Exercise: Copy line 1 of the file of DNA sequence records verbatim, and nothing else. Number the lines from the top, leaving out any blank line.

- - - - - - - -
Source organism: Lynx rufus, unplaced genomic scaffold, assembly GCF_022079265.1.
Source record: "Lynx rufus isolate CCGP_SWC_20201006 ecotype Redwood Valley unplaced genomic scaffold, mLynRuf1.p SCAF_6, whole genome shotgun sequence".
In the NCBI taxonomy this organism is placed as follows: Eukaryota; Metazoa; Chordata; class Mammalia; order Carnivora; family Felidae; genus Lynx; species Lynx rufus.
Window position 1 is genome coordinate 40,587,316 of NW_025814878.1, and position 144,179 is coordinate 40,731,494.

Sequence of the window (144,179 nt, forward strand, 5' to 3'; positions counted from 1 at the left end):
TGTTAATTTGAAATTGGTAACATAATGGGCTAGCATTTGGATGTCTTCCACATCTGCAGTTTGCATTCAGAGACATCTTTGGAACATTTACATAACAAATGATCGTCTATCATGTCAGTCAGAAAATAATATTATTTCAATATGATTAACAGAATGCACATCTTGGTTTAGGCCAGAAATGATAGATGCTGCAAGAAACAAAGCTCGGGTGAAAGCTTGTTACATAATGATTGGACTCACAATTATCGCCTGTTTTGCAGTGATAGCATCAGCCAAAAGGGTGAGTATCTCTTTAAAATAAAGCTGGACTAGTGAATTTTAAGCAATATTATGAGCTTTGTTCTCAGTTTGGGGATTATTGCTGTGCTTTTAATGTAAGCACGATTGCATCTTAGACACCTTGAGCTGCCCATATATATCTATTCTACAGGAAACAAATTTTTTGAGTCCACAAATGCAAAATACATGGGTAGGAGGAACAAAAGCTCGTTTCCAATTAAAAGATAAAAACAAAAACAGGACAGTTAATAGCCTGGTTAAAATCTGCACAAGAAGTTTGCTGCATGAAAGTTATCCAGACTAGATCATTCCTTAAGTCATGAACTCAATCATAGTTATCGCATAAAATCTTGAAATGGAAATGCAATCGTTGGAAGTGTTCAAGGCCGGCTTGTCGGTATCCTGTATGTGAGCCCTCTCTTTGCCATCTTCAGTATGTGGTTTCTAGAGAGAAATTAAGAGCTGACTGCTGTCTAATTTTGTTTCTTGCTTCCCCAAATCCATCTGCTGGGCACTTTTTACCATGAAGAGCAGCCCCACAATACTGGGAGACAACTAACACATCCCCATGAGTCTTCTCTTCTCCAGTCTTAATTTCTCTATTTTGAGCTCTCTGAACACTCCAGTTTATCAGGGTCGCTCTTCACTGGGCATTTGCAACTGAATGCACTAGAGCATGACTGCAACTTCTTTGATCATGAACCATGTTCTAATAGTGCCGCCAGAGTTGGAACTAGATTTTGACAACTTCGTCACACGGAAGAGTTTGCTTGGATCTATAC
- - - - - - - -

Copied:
Source organism: Lynx rufus, unplaced genomic scaffold, assembly GCF_022079265.1.